Granada: The most famous beer here is Reserva 1925 from the brand Cervezas Alhambra, but locals call it milnos or la 25, la verde (the green one, as the bottle is green). Practice the pronunciation of: “ponme una milnos bien fresquita”?

Cadiz: Pisha is the most well-known expression in Cádiz, it is widely used in conversations among locals, supporting other’s ideas, or to express exaltation.

Seville: If someone says miarma it shows affection (comes from “mi alma” – “my soul”)

Malaga: If someone calls you quillo (as a diminutive of “chiquillo”) it would be like dude – you can use it in other parts of Andalucia too!

Stretch your euros at hostel bars

Let’s be clear. Spaniards party till late, true, but this also means that they start the party quite late too. (Makes sense if groups of friends meet for dinner at 22.30!) That’s why hostel bars are the perfect place to start the party. Gather together with other travellers in the best party hostels in Spain!

Cat’s Hostel while you give madrileños (boys from Madrid lol) some time to get ready, start your night at the Cave Bar, it is sure to be a blast! Every night you will be taken to the best pub crawls, where you will meet your fellow travellers and truly experience the Madrid lifestyle. During the week, they also offer tapas and shopping tours, and in-house free Flamenco and Salsa dance classes. Wondering what our favourite event is? The paella party every Saturday night! You can’t miss this deal: a free dish of paella with every drink you order!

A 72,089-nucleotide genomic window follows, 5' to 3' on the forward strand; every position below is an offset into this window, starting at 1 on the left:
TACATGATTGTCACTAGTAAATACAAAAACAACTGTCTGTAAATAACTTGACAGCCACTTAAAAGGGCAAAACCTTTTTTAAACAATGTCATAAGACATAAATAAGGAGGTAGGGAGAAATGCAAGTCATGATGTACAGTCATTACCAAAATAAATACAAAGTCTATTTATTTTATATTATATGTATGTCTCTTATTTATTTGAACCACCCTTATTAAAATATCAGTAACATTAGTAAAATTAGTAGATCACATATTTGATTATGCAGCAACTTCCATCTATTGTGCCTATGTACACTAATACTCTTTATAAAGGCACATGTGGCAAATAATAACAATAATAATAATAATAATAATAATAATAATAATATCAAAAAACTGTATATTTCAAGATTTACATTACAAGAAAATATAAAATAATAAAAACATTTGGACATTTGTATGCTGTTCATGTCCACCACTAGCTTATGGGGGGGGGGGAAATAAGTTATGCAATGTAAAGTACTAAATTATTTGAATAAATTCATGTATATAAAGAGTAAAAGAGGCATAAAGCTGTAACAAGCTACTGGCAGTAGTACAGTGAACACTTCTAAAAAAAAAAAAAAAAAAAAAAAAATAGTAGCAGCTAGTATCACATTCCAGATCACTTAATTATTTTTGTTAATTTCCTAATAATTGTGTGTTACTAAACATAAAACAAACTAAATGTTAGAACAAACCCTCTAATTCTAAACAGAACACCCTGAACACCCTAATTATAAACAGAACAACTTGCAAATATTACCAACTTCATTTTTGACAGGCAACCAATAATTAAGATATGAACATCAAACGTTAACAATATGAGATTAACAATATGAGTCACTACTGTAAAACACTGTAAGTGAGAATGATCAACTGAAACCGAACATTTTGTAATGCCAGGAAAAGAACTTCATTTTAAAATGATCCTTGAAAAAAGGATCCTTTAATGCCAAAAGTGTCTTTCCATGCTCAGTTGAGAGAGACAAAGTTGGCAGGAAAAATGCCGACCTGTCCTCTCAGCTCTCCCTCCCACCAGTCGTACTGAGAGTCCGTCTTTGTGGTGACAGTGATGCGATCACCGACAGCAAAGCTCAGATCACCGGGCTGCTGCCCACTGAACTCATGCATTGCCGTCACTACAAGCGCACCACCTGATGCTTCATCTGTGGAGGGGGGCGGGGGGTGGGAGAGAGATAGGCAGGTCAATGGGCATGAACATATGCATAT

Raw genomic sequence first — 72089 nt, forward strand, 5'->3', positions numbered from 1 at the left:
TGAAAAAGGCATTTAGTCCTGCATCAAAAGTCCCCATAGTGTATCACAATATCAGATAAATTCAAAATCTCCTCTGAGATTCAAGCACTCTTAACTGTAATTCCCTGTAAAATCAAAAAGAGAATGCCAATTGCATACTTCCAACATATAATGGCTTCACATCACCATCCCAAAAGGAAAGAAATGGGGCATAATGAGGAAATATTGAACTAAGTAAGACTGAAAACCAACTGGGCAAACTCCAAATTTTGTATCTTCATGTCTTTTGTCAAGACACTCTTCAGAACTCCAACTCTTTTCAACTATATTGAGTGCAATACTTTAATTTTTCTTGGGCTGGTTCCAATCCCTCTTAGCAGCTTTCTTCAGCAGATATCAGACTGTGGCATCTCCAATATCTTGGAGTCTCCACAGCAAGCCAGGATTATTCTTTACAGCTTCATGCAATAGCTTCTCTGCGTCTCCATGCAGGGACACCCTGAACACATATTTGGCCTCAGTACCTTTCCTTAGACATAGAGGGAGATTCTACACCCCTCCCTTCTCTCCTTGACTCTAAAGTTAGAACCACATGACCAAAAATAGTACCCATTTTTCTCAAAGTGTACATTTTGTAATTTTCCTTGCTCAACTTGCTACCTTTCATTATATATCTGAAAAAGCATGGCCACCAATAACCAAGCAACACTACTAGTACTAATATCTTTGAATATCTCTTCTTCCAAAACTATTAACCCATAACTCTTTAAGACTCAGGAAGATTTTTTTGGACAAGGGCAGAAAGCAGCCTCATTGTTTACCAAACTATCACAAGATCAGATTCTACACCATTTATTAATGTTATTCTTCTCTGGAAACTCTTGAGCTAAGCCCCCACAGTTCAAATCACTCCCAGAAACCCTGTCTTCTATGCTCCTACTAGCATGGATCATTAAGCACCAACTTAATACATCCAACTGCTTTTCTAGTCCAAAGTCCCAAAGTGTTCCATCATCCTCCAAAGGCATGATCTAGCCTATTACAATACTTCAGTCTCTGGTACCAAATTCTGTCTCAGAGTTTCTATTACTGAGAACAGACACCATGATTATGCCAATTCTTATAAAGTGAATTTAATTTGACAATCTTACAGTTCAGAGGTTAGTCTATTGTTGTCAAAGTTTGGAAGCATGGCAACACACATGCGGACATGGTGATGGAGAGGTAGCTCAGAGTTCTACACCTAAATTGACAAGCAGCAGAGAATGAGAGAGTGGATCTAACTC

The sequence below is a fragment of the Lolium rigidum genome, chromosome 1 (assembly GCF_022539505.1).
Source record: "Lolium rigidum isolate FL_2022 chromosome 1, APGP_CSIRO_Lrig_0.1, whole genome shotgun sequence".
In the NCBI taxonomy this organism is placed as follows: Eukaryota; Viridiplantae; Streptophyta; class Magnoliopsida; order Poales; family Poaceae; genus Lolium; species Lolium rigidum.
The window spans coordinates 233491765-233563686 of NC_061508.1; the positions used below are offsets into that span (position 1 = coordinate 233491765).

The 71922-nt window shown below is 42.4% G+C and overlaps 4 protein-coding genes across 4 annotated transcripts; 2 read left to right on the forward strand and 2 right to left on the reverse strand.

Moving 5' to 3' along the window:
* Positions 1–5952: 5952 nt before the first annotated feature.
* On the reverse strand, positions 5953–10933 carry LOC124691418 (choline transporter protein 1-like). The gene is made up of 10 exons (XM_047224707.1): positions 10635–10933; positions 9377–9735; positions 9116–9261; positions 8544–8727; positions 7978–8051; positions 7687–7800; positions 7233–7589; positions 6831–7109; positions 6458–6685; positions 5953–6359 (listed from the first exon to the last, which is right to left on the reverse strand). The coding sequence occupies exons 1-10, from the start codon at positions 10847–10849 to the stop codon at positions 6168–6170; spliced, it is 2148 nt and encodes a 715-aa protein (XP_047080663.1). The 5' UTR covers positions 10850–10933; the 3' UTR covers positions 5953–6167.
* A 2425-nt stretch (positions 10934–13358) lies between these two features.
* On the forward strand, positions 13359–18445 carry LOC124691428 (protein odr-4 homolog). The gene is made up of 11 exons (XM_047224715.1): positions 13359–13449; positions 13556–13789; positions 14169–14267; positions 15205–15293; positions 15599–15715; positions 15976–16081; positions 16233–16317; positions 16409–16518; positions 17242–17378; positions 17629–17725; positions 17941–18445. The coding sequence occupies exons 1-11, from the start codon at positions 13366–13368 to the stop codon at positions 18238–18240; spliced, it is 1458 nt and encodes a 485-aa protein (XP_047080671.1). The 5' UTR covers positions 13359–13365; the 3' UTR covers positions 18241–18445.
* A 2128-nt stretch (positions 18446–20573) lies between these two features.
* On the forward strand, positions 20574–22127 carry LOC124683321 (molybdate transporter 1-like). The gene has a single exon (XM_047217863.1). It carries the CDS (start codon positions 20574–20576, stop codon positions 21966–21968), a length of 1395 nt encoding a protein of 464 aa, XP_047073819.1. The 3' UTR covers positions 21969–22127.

Kabul Party Hostel is considered one of the best party hostels in Europe, and is famous for its vibrant atmosphere and parties. It is Barcelona’s very first hostel and is still standing strong! Whether you are travelling alone, with a friend or in a group and want to have a great time, meet great people and enjoy Barcelona to its fullest, Kabul has something to offer you. Free walking tours every day, BBQs at the rooftop patio overlooking Plaza Real, and other activities before you head out to the most famous clubs in the city (a different club every night!).

Oasis Backpackers Seville this centrally located hostel has its own onsite bar, daily BBQs and home cooked dinners, and a rooftop terrace with a small pool. What’s better than spending happy hour drinking with great view of Metropol Parasol? (PS *their mojitos are highly recommended*). A few mojitos will ensure you’re ready to indulge in the vibrant nightlife of Seville during one of their pub crawls!

12. Spain packing list

In Spain the power sockets are type F. Check if you need a power plug adaptor or voltage converter.

Summer is hot and winter is dry. Northern Spain is always cooler than Southern Spain, so pack accordingly.

You’ll need to dress up for bars and nightclubs.

When visiting churches, dress appropriately, although it’s not mandatory to cover your arms and knees.

Spain is the sunniest country in Europe. Bring your sunglasses and sunscreen no matter what time of year you go

Need more reasons for backpacking Spain?

You will want to explore Northern Spain and Southern Spain right now

Your home in paradise: The best hostels in Spain